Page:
We Value Your Privacy

This site uses cookies to improve user experience. By continuing to browse, you accept the use of cookies and other technologies.


Discover 7 of the Longest Wars in History

These military engagements dragged on for centuries.

  • camera-icon
  • Early depiction of Greek fire, first used during the Arab–Byzantine Wars.Photo Credit: Wikipedia

Today’s wars often last weeks, months, or even years. Concerned by the social and economic impact of casualties, the cost of weapons, and infrastructure destruction, most modern powers avoid open conflict unless it can be won quickly, cheaply, and with minimum bloodshed. 

Some wars, however, have lasted decades or even centuries. These long wars usually consisted of a series of campaigns interrupted by truces or uneasy peace, as both sides rebuilt and prepared for the next inevitable conflict. What we consider full-blown wars today were once mere phases of much longer affairs. 

As remarkable (and dreadful) as it sounds, it seems that an old Latin saying applies here: Si vis pacem, para bellum—“If you want peace, prepare for war.” The following eight conflicts consisted of some of the longest wars in history, making many of today’s engagements pale in comparison.

The Reconquista

Duration: approximately 774 years

longest wars in history
  • camera-icon
  • Photo Credit: Wikipedia

The Reconquista was possibly the most gargantuan campaign in military history, beginning with the Battle of Covadonga (in either 718 or 722 C.E.) and ending in 1492. The conflict was motivated by religious fervor, nationalism, and imperial ambition. Muslim forces, known as “Moors” to the Spaniards, had occupied most of the Iberian Peninsula (present-day Spain and Portugal) since the year 711. Christian rulers saw Muslims and Jews as enemies, and a series of wars called the Reconquista (Spanish for "reconquered") saw the Moors expelled from Iberia.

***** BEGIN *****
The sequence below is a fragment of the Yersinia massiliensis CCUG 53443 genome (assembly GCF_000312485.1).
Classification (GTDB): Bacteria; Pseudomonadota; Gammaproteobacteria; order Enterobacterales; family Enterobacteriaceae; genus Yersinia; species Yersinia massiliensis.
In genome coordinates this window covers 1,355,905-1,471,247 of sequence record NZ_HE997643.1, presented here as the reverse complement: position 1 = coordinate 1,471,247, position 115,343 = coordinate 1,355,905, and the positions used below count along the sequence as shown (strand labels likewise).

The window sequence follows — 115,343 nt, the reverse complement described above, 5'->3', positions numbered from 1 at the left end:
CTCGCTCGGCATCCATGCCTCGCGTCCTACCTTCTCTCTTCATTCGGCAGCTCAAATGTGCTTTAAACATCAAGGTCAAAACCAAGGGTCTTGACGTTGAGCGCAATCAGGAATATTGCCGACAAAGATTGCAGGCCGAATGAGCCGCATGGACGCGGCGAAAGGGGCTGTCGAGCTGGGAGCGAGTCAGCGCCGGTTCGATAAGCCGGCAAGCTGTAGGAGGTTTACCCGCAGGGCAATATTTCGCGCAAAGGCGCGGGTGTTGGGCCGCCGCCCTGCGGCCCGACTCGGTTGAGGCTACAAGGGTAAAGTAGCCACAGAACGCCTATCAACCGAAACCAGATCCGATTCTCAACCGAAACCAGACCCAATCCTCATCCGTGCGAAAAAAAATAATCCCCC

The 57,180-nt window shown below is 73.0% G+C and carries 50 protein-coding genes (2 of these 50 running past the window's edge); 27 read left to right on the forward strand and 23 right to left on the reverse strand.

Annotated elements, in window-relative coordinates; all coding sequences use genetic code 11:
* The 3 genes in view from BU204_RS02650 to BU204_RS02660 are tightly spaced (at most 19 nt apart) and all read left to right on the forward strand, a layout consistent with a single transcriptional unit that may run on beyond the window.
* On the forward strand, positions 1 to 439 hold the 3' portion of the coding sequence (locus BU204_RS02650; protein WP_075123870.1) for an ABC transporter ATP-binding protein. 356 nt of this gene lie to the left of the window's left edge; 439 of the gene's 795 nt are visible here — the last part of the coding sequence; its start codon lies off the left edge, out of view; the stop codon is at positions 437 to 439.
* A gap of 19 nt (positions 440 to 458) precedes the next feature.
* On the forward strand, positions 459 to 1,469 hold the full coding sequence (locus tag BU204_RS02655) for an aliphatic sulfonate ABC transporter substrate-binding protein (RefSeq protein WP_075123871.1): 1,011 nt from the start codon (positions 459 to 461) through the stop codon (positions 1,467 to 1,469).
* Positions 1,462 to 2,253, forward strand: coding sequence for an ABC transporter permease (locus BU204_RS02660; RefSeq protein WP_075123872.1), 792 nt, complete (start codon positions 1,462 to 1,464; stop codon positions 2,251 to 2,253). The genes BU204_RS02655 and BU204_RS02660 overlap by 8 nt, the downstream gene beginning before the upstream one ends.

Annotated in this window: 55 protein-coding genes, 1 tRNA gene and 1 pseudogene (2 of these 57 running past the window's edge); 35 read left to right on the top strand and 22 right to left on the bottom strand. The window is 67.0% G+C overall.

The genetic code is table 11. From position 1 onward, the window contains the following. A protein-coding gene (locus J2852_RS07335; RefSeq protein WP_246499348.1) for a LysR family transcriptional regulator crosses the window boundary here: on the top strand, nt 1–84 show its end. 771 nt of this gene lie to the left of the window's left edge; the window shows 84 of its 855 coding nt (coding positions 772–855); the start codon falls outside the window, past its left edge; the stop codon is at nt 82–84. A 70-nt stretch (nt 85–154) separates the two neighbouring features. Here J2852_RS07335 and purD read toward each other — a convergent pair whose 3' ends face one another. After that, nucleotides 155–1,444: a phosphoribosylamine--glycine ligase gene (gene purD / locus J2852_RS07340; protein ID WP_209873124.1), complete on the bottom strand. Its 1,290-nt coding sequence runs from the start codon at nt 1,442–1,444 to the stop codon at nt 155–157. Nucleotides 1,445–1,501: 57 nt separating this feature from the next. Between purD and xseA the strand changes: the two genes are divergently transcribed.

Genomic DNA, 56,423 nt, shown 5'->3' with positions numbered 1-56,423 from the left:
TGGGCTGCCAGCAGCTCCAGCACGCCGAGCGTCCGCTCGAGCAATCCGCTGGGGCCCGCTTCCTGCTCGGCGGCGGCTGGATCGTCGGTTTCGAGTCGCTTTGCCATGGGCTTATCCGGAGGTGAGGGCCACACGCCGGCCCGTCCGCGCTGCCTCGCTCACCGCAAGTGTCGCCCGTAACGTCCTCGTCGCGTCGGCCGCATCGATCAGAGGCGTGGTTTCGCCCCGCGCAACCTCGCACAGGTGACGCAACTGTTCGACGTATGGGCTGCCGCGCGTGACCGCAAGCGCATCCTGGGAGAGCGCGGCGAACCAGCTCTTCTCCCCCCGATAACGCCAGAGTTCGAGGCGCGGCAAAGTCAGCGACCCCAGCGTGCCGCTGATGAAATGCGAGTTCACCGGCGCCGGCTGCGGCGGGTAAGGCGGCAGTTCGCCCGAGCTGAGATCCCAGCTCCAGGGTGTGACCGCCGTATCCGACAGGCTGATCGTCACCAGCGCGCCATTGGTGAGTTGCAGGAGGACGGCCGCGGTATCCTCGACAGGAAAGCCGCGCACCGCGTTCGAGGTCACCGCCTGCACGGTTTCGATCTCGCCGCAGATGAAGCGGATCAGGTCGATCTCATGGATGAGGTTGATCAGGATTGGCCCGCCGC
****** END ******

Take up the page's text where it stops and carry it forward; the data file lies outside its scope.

Related: The War of Spanish Succession Subsumed an Entire Continent

The dreaded Spanish Inquisition followed, in which Muslims and Jews were persecuted. In 1492, the city of Granada, the last Muslim stronghold, surrendered to Spanish forces. Having regained Spanish territory and captured ground from its former occupiers, Spain became a superpower. Portugal also acquired an empire, albeit a smaller one.

The Roman-Persian wars

Duration: approximately 681 years

The Roman-Persian Wars lasted an astonishing 681 years, during which time the Romans fought two successive Iranian empires, the Parthian Empire and the Sasanian Empire. The warfare began around 54 B.C.E., when Roman general Marcus Licinius Crassus led an invasion of Mesopotamia. Despite centuries of conflict, the empires were evenly matched and the borders of their respective territories barely changed over the years. Both sides also fought lengthy proxy wars, with allies often fighting on their behalf while the imperial states avoided direct warfare. 

Conflict raged until 628 C.E., by which time the Roman Republic had evolved into the Roman Empire, and the eastern region became known as the Byzantine Empire. Meanwhile, the Parthian Empire had been subsumed by the Sasanian Empire. Fought over land and resources, the Roman-Persian Wars finally ended when the Persians were conquered by a new power, the Arab Muslim armies. The Byzantine Empire experienced huge territorial losses along with them.

The Germanic wars

Duration: approximately 588 years

longest wars in history
  • camera-icon
  • Photo Credit: Wikipedia

Beginning with the Cimbrian War in 113 B.C.E., the Germanic wars raged for over half a millennium. They proved disastrous for the Western Roman Empire. The Germanic tribes had long been troublesome and rebellious, sparking conflicts that sapped Roman military strength, resources, and morale. Roman efforts to conquer Germania ended with the destruction of three entire legions and their support units in the Teutoburg Forest in 9 C.E.